Diabetes is a chronic disease that occurs when the pancreas is no longer able to make insulin, or when the body cannot make good use of the insulin it produces.
Insulin is a hormone made by the pancreas, that acts like a key to let glucose from the food we eat pass from the bloodstream into the cells in the body to produce energy. All carbohydrate foods are broken down into glucose in the blood. Insulin helps glucose get into the cells.
Not being able to produce insulin or use it effectively leads to raised glucose levels in the blood (known as hyperglycaemia). Over the long-term high glucose levels are associated with damage to the body and failure of various organs and tissues.
Types of diabetes
There are three main types of diabetes – type 1, type 2 and gestational.
- Type 1 diabetes can develop at any age but occurs most frequently in children and adolescents. When you have type 1 diabetes, your body produces very little or no insulin, which means that you need daily insulin injections to maintain blood glucose levels under control.
- Type 2 diabetes is more common in adults and accounts for around 90% of all diabetes cases. When you have type 2 diabetes, your body does not make good use of the insulin that it produces. The cornerstone of type 2 diabetes treatment is a healthy lifestyle, including increased physical activity and a healthy diet. However, over time most people with type 2 diabetes will require oral drugs and/or insulin to keep their blood glucose levels under control.
- Gestational diabetes (GDM) is a type of diabetes that consists of high blood glucose during pregnancy and is associated with complications to both mother and child. GDM usually disappears after pregnancy but women affected and their children are at increased risk of developing type 2 diabetes later in life.
What are the symptoms of diabetes?
Symptoms of diabetes include
- increased thirst and urination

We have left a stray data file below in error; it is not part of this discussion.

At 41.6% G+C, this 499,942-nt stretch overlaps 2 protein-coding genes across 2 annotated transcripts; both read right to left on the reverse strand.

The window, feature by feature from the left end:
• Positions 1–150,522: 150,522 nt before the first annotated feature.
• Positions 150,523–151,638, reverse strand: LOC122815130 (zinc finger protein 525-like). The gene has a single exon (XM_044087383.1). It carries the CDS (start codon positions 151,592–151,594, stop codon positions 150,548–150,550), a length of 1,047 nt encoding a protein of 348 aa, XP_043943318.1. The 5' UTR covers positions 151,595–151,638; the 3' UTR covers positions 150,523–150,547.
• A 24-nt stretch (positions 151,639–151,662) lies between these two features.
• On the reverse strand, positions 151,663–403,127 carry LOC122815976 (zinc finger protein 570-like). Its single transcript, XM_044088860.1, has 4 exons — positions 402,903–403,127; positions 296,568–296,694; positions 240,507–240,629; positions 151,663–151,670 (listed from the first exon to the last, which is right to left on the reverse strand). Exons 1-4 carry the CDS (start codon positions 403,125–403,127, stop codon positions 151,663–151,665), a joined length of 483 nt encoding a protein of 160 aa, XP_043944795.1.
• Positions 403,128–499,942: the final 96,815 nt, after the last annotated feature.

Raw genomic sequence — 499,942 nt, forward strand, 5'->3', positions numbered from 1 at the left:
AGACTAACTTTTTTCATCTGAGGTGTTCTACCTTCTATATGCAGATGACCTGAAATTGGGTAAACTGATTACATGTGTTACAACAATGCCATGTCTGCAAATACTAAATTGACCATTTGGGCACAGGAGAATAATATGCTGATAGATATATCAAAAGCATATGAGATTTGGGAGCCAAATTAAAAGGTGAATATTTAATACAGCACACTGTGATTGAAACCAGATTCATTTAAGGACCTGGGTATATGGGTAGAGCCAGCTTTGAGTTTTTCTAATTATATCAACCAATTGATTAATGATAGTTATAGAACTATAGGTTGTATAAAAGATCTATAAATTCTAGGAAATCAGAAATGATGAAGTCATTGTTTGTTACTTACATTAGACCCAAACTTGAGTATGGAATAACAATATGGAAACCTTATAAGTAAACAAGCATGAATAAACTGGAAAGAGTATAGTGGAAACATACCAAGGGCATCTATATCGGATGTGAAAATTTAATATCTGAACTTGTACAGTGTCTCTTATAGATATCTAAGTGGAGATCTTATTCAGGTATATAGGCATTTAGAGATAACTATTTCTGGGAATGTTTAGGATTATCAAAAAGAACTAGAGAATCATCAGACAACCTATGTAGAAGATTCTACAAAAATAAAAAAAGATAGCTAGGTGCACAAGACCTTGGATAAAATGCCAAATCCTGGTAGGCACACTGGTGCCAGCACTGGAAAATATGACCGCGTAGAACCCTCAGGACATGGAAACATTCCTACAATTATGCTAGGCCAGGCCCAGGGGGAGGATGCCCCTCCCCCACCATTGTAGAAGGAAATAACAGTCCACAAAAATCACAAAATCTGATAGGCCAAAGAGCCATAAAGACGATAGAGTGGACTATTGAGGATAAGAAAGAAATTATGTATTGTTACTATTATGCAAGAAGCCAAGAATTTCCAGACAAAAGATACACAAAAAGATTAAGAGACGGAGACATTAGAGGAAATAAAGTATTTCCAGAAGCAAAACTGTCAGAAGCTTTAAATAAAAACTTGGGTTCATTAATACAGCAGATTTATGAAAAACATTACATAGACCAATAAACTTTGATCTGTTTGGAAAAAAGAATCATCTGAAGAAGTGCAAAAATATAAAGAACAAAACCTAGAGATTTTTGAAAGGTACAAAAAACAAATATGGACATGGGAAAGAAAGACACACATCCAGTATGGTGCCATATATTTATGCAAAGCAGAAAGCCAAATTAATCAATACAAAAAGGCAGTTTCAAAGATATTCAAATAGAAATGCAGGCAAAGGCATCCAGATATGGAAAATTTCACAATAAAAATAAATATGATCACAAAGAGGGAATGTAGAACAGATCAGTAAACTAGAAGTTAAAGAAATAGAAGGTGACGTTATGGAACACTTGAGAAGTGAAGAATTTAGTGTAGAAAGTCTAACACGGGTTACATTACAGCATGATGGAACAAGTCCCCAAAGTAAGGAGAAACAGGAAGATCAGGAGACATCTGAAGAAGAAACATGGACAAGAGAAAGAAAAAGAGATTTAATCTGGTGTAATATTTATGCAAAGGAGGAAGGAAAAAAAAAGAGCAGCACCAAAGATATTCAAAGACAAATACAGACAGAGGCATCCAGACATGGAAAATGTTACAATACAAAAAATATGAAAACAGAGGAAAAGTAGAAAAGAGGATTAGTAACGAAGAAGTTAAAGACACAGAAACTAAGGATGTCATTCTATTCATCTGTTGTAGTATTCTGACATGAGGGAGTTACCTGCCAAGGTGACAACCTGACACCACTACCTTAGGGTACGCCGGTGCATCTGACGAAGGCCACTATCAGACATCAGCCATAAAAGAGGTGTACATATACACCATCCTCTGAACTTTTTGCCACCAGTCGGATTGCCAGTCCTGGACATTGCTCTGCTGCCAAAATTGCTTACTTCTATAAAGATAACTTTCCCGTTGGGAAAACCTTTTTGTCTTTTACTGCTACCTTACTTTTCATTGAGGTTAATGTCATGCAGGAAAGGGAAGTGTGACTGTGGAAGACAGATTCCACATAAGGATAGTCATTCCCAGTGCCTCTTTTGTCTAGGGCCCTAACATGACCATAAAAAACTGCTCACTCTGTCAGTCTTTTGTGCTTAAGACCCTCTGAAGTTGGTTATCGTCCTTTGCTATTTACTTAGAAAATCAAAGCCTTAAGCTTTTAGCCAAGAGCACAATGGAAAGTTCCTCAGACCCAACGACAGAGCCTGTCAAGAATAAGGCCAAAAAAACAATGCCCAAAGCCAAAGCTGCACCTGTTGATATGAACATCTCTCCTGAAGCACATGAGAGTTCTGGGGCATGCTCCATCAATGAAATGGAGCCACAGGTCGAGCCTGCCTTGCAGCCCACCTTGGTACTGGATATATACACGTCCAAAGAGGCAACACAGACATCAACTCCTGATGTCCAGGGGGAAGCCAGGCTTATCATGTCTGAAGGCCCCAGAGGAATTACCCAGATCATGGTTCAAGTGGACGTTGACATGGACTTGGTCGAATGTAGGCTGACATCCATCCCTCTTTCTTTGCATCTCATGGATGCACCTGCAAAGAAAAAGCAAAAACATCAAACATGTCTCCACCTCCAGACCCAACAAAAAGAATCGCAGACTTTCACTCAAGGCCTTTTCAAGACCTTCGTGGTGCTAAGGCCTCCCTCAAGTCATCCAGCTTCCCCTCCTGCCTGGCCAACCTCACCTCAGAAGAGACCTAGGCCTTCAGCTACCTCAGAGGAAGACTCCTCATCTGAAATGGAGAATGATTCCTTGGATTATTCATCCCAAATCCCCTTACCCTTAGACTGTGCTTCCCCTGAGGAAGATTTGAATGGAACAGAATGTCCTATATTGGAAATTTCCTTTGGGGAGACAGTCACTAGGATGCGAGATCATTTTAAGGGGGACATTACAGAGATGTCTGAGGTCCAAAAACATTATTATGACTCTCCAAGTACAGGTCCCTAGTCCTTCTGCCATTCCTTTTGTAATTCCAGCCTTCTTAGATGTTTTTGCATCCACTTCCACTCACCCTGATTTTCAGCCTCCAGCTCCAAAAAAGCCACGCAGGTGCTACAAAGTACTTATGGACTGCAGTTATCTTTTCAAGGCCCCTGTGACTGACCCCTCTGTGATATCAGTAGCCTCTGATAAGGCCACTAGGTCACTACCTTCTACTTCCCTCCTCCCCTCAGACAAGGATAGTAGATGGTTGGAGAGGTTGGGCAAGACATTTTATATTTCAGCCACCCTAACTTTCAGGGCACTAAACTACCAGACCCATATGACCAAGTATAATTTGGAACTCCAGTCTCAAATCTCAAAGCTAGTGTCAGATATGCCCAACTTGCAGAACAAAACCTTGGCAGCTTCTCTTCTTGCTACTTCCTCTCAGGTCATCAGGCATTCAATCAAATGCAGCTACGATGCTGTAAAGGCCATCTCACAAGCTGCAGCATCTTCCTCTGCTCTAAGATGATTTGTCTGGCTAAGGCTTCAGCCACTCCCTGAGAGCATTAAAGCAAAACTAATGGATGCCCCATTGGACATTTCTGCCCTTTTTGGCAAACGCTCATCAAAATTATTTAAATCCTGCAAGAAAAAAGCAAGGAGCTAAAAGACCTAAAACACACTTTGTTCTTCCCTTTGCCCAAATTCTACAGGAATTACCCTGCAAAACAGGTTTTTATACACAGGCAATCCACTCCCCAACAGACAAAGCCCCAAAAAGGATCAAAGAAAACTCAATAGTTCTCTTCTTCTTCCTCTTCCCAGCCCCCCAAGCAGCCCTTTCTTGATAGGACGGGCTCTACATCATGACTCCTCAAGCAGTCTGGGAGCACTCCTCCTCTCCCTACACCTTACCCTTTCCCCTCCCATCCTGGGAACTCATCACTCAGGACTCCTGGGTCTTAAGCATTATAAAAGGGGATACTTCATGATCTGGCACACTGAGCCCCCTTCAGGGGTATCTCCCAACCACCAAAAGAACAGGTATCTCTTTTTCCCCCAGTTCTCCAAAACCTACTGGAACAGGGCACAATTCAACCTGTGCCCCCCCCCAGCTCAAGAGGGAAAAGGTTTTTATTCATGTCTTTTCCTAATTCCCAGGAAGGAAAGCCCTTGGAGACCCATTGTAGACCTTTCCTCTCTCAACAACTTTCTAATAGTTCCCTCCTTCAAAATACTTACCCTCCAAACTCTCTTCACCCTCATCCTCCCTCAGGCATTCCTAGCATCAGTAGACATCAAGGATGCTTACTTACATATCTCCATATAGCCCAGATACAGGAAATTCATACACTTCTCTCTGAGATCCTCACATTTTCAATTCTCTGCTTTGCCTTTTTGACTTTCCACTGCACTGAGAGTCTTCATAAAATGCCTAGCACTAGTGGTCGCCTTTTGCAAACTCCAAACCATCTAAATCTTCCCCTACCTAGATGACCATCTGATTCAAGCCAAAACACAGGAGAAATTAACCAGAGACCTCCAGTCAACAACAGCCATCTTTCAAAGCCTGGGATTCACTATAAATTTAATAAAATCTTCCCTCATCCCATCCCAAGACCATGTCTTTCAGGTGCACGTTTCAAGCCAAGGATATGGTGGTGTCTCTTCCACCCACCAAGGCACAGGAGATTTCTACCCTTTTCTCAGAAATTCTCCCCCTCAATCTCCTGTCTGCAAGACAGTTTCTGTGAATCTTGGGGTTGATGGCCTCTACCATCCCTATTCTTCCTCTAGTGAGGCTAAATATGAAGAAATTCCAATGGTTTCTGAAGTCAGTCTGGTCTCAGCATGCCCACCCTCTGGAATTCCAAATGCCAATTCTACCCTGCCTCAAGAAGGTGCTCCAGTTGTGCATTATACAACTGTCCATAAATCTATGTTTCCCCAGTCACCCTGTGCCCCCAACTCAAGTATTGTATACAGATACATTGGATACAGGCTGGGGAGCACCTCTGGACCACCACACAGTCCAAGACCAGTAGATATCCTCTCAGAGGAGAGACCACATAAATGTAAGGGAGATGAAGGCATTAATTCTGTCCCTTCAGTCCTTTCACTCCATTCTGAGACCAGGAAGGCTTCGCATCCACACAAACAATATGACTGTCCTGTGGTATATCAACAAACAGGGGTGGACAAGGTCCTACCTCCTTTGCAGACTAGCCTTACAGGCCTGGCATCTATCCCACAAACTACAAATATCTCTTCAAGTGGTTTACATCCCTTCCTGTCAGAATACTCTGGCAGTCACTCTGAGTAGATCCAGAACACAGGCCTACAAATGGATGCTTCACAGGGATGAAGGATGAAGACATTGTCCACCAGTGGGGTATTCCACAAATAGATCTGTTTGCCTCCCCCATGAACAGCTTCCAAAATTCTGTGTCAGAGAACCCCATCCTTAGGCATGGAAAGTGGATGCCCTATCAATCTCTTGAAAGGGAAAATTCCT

- increased hunger
- blurred vision
- numbness or tingling in the feet or hands
- sores that do not heal
- unexplained weight loss
Symptoms of type 1 diabetes can start quickly, in a matter of weeks. Symptoms of type 2 diabetes often develop slowly—over the course of several years—and can be so mild that you might not even notice them. Many people with type 2 diabetes have no symptoms. Some people do not find out they have the disease until they have diabetes-related health problems, such as blurred vision or heart trouble.
People with diabetes have an increased risk of developing a number of serious health problems. Consistently high blood glucose levels can lead to serious diseases affecting the heart and blood vessels, eyes, kidneys, nerves and teeth. In addition, people with diabetes also have a higher risk of developing infections. In almost all high-income countries, diabetes is a leading cause of cardiovascular disease, blindness, kidney failure, and lower limb amputation.
Maintaining blood glucose levels, blood pressure, and cholesterol at or close to normal can help delay or prevent diabetes complications. Therefore people with diabetes need regular monitoring.
At present, type 1 diabetes cannot be prevented. The environmental triggers that are thought to generate the process that results in the destruction of the body’s insulin-producing cells are still under investigation.
Who is more likely to develop type 2 diabetes?
You are more likely to develop type 2 diabetes if you are age 45 or older, have a family history of diabetes, or are overweight. Physical inactivity, race, and certain health problems such as high blood pressure also affect your chance of developing type 2 diabetes. You are also more likely to develop type 2 diabetes if you have prediabetes or had gestational diabetes when you were pregnant.
IDF recommendations for a healthy diet for the general population
- Choosing water, coffee or tea instead of fruit juice, soda, or other sugar-sweetened beverages.
- Eating at least three servings of vegetable every day, including green leafy vegetables.
- Eating up to three servings of fresh fruit every day.
- Choosing nuts, a piece of fresh fruit, or unsweetened yoghurt for a snack.
- Limiting alcohol intake to a maximum of two standard drinks per day.
- Choosing lean cuts of white meat, poultry or seafood instead of red or processed meat.
- Choosing peanut butter instead of chocolate spread or jam.
- Choosing whole-grain bread, rice, or pasta instead of white bread, rice, or pasta.
- Choosing unsaturated fats (olive oil, canola oil, corn oil, or sunflower oil) instead of saturated fats (butter, ghee, animal fat, coconut oil or palm oil.
Some types of diabetes — like type 1 — are caused by factors that are out of your control. Others — like type 2 — can be prevented with better food choices, increased activity, and weight loss.
Discuss potential diabetes risks with a doctor. If you’re at risk, have your blood sugar tested, subscribe to the doctorcare247 Remote patient monitoring program if you are diabetic and follow your doctor’s advice for managing your blood sugar.
SOURCE: IDF, Healthline, NIDDK